“FED UP” is playing at at E Street Cinema at 555 11th St. NW.
Rather than fret about all the fun they won’t be having at the annual SAVOR beer blowout, the powers that be behind the New York-based craft brewery have decided to host their own beer-drenched shindig at Hierarchy (1841 Columbia Road NW).
A suggested $10 donation, which benefits DC Central Kitchen, gets one in the door and entitles guests to a custom tasting glass and commemorative gift.
Organizers insist the “Black Sheep” event, which is scheduled to roll from Saturday night right into Sunday (8 p.m. to 1 a.m.), is meant to complement, not supplant, the Brewers Association-led festivities taking place across town.
The splintering was apparently predicated by a SAVOR ban on having too many interrelated breweries — Ommegang’s pals from Kansas City-based Boulevard Brewing Company got the nod this year — under the same roof during the weekend drinkathon.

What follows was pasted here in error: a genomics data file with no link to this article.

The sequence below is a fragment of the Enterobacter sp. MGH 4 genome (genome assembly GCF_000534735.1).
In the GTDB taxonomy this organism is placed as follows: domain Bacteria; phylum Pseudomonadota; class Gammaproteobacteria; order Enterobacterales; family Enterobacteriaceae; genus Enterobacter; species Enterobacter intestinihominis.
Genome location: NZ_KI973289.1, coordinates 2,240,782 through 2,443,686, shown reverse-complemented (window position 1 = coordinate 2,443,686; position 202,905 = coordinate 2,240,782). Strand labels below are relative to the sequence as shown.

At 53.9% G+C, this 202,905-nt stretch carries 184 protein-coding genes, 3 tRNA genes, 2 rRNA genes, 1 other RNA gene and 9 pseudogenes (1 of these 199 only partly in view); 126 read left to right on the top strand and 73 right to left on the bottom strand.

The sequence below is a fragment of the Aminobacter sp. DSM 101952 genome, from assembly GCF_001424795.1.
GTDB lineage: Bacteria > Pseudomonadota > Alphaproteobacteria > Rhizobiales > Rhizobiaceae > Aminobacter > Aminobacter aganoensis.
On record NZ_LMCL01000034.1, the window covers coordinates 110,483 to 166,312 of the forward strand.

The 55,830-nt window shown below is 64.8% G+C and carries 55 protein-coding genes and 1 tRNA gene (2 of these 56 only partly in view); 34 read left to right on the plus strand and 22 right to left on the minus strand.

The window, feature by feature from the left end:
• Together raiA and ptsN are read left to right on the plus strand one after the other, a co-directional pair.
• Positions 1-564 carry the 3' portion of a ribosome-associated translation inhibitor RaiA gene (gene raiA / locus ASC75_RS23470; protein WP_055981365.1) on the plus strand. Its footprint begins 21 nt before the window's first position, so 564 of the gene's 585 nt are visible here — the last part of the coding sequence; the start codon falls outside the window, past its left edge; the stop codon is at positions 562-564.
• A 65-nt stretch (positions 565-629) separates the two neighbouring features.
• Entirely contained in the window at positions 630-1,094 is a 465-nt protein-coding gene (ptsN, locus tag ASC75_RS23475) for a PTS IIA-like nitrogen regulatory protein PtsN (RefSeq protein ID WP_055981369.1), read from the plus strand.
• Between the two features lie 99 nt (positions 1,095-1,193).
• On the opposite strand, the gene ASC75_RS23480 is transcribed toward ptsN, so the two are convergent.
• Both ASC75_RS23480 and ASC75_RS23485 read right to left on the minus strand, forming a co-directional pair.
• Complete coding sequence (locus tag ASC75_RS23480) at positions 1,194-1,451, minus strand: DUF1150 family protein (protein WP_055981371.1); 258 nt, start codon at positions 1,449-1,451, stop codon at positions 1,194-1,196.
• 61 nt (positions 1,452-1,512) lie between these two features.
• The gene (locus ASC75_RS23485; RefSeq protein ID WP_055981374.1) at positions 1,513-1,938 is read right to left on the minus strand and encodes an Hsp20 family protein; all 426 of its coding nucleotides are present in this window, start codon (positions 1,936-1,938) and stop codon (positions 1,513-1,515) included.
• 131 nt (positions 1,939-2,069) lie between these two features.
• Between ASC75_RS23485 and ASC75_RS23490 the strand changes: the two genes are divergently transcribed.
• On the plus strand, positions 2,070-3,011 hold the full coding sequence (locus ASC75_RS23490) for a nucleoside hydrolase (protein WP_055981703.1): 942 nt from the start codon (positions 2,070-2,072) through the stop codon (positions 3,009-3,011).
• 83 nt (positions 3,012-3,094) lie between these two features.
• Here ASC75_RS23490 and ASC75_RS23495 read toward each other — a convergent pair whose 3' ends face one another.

“Rather than go out like a lamb we are going to have a bit of fun and create what should be a fantastic experience of beer, food, art, music with a good cause to boot — and the event is open to all: SAVOR attendees, local DC food-and-beer lovers and anyone else who wants to join us,” Bill Wetmore, Ommegang’s director of marketing suggested in a release.
Meanwhile, Haute Saison Catering owner Jan Van Haute and Ommegang executive chef Evan Brown are scheduled to whip up special lamb dishes to be paired with the crew’s homespun brews. And members of DC’s Fans of Lamb should be on hand to share cooking secrets and cherished lamb recipes.